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J2EE Applications and BEA WebLogic Server by…

J2EE Applications and BEA WebLogic Server

by Michael Girdley

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aug12 (1) computer (1) computers (1) FB4625 (1) j2ee (2) java (4) own (1) programming (1) weblogic (1) WWWeb (1)



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Amazon.com Amazon.com Review (ISBN 0130911119, Paperback)

For any Java developer working with BEA's popular Java application server, J2EE Applications and BEA WebLogic Server offers a great source of information for doing more with your Java Web applications. Filled with tips on what works and the "best practices" to get more performance and functionality, this book is a virtual must-have for anyone working on this platform.

In theory, it doesn't matter what application server you run for J2EE-compliant applications. This title proves the traditional wisdom wrong. It explores the inner workings of setting up and running Java on BEA WebLogic while providing a solid tour to the Java APIs and standards supported by all J2EE-compliant application servers. Short chapters on standard APIs and "application styles" including servlets and JSPs show off the basics here. Along the way, the authors provide specific practical advice for cooperating with the BEA server product, including nuts-and-bolts configuration advice.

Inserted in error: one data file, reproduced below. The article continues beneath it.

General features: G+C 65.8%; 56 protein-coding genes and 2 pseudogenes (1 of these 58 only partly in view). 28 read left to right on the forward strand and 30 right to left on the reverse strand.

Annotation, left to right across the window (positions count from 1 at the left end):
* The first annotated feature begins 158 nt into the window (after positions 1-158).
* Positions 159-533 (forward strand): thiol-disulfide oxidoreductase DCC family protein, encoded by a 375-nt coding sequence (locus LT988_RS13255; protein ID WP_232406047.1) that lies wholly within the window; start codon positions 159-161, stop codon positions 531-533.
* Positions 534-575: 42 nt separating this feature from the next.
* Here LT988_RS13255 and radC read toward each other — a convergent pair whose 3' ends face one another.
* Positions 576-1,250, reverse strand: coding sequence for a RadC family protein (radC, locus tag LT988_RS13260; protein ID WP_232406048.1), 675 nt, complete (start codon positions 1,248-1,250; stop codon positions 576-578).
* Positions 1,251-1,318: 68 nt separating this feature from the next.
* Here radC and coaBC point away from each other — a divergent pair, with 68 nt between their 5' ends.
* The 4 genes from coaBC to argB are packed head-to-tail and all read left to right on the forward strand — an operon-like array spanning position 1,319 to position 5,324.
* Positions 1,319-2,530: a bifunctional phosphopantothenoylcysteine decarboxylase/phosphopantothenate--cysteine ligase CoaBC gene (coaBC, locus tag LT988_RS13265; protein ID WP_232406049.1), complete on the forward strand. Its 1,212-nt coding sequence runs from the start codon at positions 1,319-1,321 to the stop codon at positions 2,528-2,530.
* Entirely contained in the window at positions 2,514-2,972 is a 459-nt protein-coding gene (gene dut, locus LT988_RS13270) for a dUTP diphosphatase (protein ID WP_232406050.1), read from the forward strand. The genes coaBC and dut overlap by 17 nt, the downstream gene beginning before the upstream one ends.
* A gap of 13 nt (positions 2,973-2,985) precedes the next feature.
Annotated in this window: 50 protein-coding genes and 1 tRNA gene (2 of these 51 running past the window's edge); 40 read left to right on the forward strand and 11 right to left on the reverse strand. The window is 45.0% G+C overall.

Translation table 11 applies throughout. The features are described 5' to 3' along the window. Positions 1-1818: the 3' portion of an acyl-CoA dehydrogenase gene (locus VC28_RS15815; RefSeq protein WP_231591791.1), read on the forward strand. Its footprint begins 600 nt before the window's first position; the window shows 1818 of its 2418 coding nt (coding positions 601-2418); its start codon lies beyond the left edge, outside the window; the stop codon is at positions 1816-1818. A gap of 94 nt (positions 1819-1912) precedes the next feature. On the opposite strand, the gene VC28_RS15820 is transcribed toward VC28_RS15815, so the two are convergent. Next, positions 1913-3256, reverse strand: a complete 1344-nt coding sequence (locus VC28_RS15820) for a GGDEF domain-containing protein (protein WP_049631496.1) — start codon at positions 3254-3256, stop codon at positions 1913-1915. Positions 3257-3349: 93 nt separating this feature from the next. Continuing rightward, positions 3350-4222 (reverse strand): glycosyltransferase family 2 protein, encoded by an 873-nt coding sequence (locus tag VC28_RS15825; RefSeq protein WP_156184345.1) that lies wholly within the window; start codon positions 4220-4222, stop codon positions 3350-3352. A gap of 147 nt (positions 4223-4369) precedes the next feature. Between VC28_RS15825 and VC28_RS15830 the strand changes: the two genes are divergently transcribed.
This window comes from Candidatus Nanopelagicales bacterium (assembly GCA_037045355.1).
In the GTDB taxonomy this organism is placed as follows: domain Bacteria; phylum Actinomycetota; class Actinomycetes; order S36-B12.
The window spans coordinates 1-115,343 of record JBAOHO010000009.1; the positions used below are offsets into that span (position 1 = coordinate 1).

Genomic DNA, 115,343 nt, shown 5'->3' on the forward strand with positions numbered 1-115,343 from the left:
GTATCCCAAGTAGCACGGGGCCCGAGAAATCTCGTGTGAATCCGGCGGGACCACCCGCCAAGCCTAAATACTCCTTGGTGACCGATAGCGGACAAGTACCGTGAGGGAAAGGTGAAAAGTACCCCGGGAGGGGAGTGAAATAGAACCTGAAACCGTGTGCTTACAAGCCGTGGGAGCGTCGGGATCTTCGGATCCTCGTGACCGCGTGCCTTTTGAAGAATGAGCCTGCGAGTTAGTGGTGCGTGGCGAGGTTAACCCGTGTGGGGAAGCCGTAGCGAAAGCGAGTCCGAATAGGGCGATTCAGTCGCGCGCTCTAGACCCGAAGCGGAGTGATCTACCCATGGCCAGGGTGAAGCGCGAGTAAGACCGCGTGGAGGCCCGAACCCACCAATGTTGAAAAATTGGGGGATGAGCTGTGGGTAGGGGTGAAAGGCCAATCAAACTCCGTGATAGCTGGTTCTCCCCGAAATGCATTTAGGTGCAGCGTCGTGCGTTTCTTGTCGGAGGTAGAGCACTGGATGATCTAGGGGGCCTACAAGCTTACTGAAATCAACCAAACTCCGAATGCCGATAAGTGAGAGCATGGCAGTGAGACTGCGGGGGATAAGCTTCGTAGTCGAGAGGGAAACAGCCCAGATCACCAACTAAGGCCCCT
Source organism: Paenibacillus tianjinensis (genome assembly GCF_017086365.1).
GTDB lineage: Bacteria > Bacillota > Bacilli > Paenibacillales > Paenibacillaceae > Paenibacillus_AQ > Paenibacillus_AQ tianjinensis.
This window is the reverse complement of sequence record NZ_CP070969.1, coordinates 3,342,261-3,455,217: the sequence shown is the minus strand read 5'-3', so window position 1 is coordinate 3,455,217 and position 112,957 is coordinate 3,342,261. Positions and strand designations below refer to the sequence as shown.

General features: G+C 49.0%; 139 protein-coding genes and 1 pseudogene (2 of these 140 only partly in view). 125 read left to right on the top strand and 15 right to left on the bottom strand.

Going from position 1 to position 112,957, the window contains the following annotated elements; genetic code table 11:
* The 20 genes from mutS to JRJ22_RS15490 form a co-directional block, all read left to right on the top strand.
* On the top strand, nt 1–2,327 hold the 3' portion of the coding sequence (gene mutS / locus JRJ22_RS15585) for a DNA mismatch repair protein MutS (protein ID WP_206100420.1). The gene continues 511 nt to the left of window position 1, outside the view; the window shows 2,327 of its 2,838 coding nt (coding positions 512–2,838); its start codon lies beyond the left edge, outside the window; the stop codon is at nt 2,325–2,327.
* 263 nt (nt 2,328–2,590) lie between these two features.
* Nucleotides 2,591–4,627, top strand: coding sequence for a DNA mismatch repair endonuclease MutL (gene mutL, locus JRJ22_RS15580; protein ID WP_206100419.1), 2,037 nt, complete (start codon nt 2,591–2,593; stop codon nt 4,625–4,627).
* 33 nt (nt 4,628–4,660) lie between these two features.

The book's dual focus on introducing key J2EE APIs and how to implement them on BEA is probably best illustrated with its several excellent chapters on Enterprise JavaBeans (EJBs). Not only do the authors introduce key concepts on how to design and code real EJBs, but they deliver numerous tips for choosing the right kind of bean based on the optimizations available in BEA. (For example, they cover the optimized "find" methods available in entity beans, which should be faster than even do-it-yourself code in bean-managed persistence, BMP, components.) This is invaluable information that can let you write code that really flies on the BEA platform.

Other sections look at leading-edge support available in J2EE in message beans, transactions (and JTA), plus other ways to extend the range of your Java BEA applications with e-mail, plus better security (with SSL and built-in Java authentication).

In all, this title makes a strong case that learning the underlying application server platform will let you create better Java applications. This title is a worthy resource for anyone using BEA WebLogic to power their Java applications, whether they are a developer, administrator, or manager. --Richard Dragan

(retrieved from Amazon Thu, 12 Mar 2015 18:22:02 -0400)

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